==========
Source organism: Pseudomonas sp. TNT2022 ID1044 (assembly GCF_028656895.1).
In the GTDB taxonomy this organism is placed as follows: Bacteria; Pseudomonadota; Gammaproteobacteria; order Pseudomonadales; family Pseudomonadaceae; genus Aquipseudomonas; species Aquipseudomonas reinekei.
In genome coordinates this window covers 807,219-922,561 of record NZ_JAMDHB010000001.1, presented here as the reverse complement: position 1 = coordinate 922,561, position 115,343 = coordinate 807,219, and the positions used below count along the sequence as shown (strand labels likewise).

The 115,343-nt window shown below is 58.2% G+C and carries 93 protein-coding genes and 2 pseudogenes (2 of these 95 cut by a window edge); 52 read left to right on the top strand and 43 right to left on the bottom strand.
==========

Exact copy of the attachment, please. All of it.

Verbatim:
Source organism: Pseudomonas sp. TNT2022 ID1044 (assembly GCF_028656895.1).
In the GTDB taxonomy this organism is placed as follows: Bacteria; Pseudomonadota; Gammaproteobacteria; order Pseudomonadales; family Pseudomonadaceae; genus Aquipseudomonas; species Aquipseudomonas reinekei.
In genome coordinates this window covers 807,219-922,561 of record NZ_JAMDHB010000001.1, presented here as the reverse complement: position 1 = coordinate 922,561, position 115,343 = coordinate 807,219, and the positions used below count along the sequence as shown (strand labels likewise).

The 115,343-nt window shown below is 58.2% G+C and carries 93 protein-coding genes and 2 pseudogenes (2 of these 95 cut by a window edge); 52 read left to right on the top strand and 43 right to left on the bottom strand.